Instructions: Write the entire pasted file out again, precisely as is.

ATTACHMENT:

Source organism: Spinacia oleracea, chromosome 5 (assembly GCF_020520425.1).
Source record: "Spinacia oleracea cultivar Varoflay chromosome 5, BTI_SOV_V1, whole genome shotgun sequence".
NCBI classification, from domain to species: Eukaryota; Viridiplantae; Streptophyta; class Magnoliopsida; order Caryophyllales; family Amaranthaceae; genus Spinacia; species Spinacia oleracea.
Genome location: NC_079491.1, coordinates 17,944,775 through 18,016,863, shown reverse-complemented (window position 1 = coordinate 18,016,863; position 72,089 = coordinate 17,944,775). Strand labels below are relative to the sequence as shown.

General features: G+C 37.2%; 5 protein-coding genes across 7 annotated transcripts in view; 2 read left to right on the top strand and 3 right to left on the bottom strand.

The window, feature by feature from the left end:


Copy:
Source organism: Spinacia oleracea, chromosome 5 (assembly GCF_020520425.1).
Source record: "Spinacia oleracea cultivar Varoflay chromosome 5, BTI_SOV_V1, whole genome shotgun sequence".
NCBI classification, from domain to species: Eukaryota; Viridiplantae; Streptophyta; class Magnoliopsida; order Caryophyllales; family Amaranthaceae; genus Spinacia; species Spinacia oleracea.
Genome location: NC_079491.1, coordinates 17,944,775 through 18,016,863, shown reverse-complemented (window position 1 = coordinate 18,016,863; position 72,089 = coordinate 17,944,775). Strand labels below are relative to the sequence as shown.

General features: G+C 37.2%; 5 protein-coding genes across 7 annotated transcripts in view; 2 read left to right on the top strand and 3 right to left on the bottom strand.

The window, feature by feature from the left end: